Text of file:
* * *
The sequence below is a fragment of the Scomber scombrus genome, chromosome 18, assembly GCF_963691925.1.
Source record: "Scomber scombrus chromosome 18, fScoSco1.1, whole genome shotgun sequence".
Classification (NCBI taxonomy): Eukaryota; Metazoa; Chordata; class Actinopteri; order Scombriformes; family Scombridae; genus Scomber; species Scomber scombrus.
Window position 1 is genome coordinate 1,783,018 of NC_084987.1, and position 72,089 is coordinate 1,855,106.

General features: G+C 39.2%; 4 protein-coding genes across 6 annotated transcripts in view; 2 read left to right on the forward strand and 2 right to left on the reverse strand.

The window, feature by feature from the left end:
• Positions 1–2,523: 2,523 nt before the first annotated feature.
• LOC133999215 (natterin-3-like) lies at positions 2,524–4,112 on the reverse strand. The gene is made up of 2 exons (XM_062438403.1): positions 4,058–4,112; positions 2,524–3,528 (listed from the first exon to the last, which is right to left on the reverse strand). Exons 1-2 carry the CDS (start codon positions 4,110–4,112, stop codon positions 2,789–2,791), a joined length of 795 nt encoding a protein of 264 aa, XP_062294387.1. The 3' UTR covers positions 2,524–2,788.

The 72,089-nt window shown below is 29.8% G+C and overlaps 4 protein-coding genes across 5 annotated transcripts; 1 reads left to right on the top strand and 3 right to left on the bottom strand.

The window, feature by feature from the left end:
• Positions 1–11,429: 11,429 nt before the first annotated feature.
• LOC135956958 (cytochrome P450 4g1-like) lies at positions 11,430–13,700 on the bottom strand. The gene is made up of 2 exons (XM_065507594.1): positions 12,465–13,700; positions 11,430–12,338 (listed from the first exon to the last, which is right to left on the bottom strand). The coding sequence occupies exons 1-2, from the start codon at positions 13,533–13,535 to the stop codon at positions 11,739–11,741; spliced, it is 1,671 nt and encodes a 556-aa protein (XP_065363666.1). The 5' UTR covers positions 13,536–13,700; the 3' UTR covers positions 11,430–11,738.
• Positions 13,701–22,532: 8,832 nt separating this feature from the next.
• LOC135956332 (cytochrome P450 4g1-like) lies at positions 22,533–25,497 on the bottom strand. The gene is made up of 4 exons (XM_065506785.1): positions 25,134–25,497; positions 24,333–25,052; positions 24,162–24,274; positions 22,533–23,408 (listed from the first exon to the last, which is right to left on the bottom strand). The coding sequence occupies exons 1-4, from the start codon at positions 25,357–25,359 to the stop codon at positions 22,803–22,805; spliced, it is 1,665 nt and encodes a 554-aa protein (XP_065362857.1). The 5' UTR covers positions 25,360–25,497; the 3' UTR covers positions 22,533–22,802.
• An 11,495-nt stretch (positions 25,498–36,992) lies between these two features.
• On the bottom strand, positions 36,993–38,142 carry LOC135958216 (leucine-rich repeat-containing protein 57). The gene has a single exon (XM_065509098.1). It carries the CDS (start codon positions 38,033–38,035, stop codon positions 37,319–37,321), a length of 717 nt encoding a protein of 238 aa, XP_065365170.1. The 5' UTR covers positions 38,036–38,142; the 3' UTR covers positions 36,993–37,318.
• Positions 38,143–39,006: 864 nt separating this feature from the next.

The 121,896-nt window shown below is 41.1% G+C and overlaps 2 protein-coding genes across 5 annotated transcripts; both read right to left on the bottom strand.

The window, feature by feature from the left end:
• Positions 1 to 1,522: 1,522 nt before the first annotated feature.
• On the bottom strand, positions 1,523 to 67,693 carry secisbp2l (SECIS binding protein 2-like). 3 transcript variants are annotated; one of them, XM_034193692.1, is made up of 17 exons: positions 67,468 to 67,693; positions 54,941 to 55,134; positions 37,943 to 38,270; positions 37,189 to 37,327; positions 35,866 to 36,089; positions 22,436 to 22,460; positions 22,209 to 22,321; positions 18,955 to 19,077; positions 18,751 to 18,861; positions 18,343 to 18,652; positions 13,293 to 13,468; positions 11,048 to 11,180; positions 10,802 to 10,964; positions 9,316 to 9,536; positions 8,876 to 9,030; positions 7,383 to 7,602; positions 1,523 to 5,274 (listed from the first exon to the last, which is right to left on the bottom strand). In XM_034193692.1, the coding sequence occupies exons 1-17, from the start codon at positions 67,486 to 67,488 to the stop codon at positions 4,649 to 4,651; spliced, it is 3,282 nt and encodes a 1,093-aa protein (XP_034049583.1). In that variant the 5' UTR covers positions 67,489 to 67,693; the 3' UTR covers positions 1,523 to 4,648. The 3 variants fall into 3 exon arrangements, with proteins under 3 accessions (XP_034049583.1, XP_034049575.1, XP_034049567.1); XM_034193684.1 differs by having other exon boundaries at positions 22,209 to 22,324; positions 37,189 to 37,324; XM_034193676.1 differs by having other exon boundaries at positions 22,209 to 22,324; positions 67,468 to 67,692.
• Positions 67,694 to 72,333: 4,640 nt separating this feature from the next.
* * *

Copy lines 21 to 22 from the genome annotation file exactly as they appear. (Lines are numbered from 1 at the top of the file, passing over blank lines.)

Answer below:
• On the bottom strand, positions 1,523 to 67,693 carry secisbp2l (SECIS binding protein 2-like). 3 transcript variants are annotated; one of them, XM_034193692.1, is made up of 17 exons: positions 67,468 to 67,693; positions 54,941 to 55,134; positions 37,943 to 38,270; positions 37,189 to 37,327; positions 35,866 to 36,089; positions 22,436 to 22,460; positions 22,209 to 22,321; positions 18,955 to 19,077; positions 18,751 to 18,861; positions 18,343 to 18,652; positions 13,293 to 13,468; positions 11,048 to 11,180; positions 10,802 to 10,964; positions 9,316 to 9,536; positions 8,876 to 9,030; positions 7,383 to 7,602; positions 1,523 to 5,274 (listed from the first exon to the last, which is right to left on the bottom strand). In XM_034193692.1, the coding sequence occupies exons 1-17, from the start codon at positions 67,486 to 67,488 to the stop codon at positions 4,649 to 4,651; spliced, it is 3,282 nt and encodes a 1,093-aa protein (XP_034049583.1). In that variant the 5' UTR covers positions 67,489 to 67,693; the 3' UTR covers positions 1,523 to 4,648. The 3 variants fall into 3 exon arrangements, with proteins under 3 accessions (XP_034049583.1, XP_034049575.1, XP_034049567.1); XM_034193684.1 differs by having other exon boundaries at positions 22,209 to 22,324; positions 37,189 to 37,324; XM_034193676.1 differs by having other exon boundaries at positions 22,209 to 22,324; positions 67,468 to 67,692.
• Positions 67,694 to 72,333: 4,640 nt separating this feature from the next.